The climate change portfolio of the World Bank Group is growing. It is central to the programmatic priorities of other Multilateral Development Banks (MDBs). Governments at all levels are aligning climate change to their programing and planning processes. At the November 2013 UN Conference on Climate Change, we saw key decisions on climate finance reflect the international consensus that more investment should go to climate adaptation. Even though in reality we are far from achieving this goal.
On the one hand, this is welcome news for advocates of action on climate change. On another hand, it is challenging for evaluators to find evidence of what is working, under what circumstances and how – a growing conundrum for the evaluation community. Further investment shall depend on results and evidence. Right now, it is proving challenging to produce this evidence. This is mostly due to the fact that there is no consensus on what makes a successful adaptation intervention.
While you could point to the reduction of Greenhouse Gases (GHG) in a specific intervention as an indication of reduction in carbon footprint, you cannot do the same in a climate change adaptation intervention. This is because unlike mitigation, adaptation is a dynamic and complex process cutting across scales, sectors and levels of intervention. It is characterized by many uncertainties and usually extends past traditional project cycle. You can understand why the evaluation community is wrestling with this and in constant search for answers.
My focus here isn’t so much on the definitional and larger conceptual controversies and challenges around climate adaptation. Rather, it is on the nature of a successful adaptation project, program or intervention. I will like to know what it looks like and what indicators are used to determine it is ‘successful’. Do you have an experience or some research to point to? Please let me know.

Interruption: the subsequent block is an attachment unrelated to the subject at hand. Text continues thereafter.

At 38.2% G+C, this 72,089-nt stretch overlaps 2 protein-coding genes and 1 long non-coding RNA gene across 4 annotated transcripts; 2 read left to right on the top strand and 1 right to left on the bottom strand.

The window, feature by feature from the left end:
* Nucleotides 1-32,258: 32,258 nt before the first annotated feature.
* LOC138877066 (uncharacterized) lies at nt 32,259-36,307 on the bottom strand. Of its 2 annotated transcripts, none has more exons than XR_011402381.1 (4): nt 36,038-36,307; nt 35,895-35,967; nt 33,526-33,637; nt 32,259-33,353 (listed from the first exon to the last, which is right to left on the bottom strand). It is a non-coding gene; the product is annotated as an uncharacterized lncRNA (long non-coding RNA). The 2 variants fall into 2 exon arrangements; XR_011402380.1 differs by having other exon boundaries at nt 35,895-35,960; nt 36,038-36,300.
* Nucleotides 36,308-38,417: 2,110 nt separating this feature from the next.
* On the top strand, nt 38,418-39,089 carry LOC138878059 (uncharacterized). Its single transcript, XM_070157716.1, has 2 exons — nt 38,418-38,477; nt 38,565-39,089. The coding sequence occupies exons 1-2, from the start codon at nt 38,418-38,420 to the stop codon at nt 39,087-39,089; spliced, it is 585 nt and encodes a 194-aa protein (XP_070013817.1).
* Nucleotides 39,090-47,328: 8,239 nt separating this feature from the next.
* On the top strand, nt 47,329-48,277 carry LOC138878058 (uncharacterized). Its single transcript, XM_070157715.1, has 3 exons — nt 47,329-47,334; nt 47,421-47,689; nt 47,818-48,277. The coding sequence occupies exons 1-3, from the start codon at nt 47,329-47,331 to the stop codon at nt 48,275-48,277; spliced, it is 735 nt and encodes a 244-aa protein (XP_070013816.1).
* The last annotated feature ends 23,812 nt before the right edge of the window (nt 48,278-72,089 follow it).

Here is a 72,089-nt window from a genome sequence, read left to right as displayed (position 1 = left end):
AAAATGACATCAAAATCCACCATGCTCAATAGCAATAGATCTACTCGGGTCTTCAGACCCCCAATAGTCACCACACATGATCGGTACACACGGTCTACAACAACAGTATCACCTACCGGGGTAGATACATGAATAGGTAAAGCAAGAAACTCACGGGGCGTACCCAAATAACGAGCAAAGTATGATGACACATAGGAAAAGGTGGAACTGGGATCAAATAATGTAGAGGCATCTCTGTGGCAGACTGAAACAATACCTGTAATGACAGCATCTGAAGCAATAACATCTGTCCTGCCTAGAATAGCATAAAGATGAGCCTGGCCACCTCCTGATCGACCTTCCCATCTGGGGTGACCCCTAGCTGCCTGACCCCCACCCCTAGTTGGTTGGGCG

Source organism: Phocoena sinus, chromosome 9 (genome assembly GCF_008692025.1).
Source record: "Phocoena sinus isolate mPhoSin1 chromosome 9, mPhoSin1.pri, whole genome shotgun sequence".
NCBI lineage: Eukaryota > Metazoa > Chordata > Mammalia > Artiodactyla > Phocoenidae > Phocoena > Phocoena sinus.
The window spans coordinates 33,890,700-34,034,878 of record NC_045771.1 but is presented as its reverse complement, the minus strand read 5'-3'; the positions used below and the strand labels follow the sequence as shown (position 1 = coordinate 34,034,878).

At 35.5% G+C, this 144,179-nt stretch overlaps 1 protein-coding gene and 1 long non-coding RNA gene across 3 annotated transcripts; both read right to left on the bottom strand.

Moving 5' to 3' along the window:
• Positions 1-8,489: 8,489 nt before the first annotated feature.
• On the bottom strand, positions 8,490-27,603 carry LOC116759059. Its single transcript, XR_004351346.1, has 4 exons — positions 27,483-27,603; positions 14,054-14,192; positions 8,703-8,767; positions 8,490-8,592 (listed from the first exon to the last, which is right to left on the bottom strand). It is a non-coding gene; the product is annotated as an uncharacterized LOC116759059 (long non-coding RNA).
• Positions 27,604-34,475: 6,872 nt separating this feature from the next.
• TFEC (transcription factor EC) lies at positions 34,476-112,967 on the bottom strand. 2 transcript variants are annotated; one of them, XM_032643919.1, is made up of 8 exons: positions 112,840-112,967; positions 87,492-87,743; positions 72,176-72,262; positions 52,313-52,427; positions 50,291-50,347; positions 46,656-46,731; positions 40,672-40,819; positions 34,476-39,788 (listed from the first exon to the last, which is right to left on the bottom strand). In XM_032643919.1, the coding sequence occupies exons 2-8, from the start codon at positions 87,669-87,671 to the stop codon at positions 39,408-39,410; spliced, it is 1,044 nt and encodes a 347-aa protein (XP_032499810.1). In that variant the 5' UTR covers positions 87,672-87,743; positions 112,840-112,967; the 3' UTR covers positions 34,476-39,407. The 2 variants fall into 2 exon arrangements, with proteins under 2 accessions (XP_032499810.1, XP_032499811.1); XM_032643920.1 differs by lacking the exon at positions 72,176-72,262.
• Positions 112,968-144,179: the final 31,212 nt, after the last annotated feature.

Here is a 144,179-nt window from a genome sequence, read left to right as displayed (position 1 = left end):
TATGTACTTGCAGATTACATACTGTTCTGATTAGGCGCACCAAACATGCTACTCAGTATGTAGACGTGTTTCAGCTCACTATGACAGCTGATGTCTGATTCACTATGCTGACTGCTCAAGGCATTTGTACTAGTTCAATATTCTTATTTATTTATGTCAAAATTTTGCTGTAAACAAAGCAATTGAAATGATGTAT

The (GEF IEO) has led on this for many years now. In 2011, it created Climate-Eval at the request of hundreds of evaluators and policy makers who attended a successful international conference on climate change and development in Alexandrina, Egypt. Evaluation of climate change and now its interconnectedness to natural resources management are the focal areas of the Community of Practice (CoP).
In 2011, the community commissioned an M&E Framework for Climate Change Adaptation. This study kick started rich and substantive discussion. And have helped in facilitating the work of practitioners in many different ways. Still, three years after, we are far from achieving any consensus. By the way, should we even worry about achieving universality of views or standardization on climate change adaptation indicators? Not sure. What do you think?
Climate adaptation is not an outcome. It is a process – experts argue. What this means is that, traditional M&E indicators cannot be used in adaptation as in education or health interventions.
“Climate change adaptation does not necessarily call for a separate set of indicators; rather, the key is to select a medley that appropriately frames progress towards adaptation and resilience,” writes Dennis Bours, co-author of a recently published guidance note to evaluators titled “Selecting indicators for climate change adaptation programming”
In keeping to the inclusive and democratic culture of the community, we are now debating the Approach paper in view to selecting the right focus and scope of the study.
The principal goal of the study is to identify and document good practices in developing and applying indicators in monitoring and evaluation of climate change adaptation interventions. The study will consider indicators that assist in tracking the performance and achievements of climate change adaptation programs and projects, consistent with international conventions, and national and regional plans and frameworks.
We do not think we will answer every question or address every concern. But we hope the final product will shades further light on this climate change indicators debate.